I started at a big box corporate gym with about 7,000 members. They marketed to clientele who were not familiar with exercise or gyms and many had never been a gym member. Ever. I wasn't prepared for the lack of experience or sever lack of fitness in most of my clientele. Diabetics, Arthritis, morbid obesity, sever back pain, knee pain, injuries from years past, surgeries, fear of exercise and being in a gym, and a thousand other new conditions I had never dealt with in reality. Book learning was good. Working with people...Wow, whole new ballgame. And that is when it happened. I was challenged. I had to learn again. How to regress and progress them through movements. How to build on what they could do and keep that momentum going. How to motivate. How to listen. Really, maybe the biggest thing was the listening. What were they saying and not saying. What did they really want? How were they really feeling? I had to learn so much. It was great! Even better, and this was the clincher, was the first time one of my clients pulled me aside and gave me one of the most sincere an wholehearted thank yous I have ever had. They explained to me, in detail, how they had failed so much before and how they had been afraid and how they had been in pain and weak and tired and now... not. Now they could do all sorts of things they had thought impossible and they were enjoying it. I had changed their lives, they said. That feeling. It's hard to describe. But at that moment I was in. Really in. Over the next two years I got that nearly every day. It was during that time that I started compiling my list of how I would run things if it was my gym and I set the rules. If I could train them as I wanted. Unfettered. I used my experiences with what motivated people and what kept them going. How to get them to the point where they could thank me for changing their life and I could say, "I didn't change your life. You did. I just coached you and it's been amazing" and mean it.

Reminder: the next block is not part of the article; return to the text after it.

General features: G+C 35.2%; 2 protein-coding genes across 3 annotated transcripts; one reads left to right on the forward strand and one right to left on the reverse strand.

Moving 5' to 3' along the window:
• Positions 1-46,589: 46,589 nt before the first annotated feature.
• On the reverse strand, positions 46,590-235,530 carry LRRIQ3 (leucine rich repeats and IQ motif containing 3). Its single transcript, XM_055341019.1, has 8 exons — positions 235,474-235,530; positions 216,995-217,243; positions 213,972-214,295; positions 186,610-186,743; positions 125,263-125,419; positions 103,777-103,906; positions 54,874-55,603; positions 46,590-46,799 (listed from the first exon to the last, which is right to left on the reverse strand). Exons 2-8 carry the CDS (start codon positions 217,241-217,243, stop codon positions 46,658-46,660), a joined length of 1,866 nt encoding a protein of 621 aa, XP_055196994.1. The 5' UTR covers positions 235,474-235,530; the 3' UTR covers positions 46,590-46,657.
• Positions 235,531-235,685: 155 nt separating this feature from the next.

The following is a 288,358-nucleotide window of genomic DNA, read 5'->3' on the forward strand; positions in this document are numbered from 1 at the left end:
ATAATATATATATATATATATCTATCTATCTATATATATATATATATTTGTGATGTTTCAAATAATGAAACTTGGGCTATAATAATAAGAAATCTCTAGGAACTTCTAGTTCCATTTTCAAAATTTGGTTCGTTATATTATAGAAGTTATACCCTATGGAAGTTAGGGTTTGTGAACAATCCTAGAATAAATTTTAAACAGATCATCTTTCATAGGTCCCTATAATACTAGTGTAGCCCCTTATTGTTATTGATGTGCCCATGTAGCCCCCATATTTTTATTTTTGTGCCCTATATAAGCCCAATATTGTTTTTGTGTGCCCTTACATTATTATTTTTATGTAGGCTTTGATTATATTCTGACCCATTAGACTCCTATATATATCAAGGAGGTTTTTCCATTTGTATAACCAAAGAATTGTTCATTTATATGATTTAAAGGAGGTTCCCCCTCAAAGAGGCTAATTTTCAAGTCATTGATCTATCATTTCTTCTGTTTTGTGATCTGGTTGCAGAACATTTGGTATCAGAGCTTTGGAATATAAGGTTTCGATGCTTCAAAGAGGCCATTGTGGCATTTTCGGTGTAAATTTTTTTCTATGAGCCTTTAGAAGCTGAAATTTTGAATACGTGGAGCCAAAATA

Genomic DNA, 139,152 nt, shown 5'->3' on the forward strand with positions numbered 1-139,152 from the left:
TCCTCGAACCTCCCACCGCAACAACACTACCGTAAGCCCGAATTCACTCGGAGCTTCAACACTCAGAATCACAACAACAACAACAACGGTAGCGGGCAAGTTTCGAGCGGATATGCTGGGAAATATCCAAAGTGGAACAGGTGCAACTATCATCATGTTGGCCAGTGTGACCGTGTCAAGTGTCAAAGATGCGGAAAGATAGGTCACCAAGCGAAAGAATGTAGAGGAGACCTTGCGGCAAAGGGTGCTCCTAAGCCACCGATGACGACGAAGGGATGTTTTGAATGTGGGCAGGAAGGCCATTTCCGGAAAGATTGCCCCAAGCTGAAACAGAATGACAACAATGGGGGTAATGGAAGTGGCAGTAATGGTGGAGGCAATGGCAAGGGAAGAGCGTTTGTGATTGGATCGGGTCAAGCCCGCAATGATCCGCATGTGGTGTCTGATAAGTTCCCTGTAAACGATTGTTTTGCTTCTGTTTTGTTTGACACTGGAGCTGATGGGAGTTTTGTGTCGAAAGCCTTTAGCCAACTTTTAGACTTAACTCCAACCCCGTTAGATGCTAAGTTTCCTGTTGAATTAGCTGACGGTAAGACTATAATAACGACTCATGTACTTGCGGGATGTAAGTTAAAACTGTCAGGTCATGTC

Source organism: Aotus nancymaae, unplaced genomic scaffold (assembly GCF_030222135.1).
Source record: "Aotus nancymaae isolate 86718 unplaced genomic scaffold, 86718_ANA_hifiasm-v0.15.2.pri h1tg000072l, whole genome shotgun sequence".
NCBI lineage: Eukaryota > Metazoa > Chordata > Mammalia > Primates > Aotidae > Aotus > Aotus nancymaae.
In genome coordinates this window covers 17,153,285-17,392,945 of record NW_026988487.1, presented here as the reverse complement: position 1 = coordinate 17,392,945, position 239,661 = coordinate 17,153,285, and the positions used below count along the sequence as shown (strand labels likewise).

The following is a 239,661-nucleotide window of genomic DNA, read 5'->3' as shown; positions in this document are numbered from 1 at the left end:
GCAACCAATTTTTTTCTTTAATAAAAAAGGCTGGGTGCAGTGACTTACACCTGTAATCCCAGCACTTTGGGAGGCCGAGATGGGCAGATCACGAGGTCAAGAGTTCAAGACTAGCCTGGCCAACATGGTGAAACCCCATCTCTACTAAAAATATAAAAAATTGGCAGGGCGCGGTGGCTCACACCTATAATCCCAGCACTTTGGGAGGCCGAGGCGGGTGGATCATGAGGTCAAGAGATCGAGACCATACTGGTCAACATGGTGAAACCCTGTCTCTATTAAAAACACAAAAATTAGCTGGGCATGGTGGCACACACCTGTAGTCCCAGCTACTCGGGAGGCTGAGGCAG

So here I am. Moved to a new state. Starting my own little training enterprise. Moving not out of fear, or greed, or ease. My purpose is to do what I can to help 1-5 people at a time to change lives for the better. To help people enjoy their lives to the fullest. To help them get out of pain, physical or emotional. To help them fulfill their potential. Me. Trying to be one of those people. You know. The mission people. Yeah, I guess I am.
Even so I still drink so much coffee that when I'm cremated I'll probably smell like French Roast. Get a few too many rum and Cokes in me and I'll want to wrestle you on the living room floor then refuse to go to bed (that might be fun for your wife and friends at 22 not so much at 42.) And I bet that Marcus Aurelius, Jean Val Jean and Roger Burton never had their wives chuckle and tell them, "Sometimes you're such a nerd" when they finished a ten minute speech on some book or movie or game.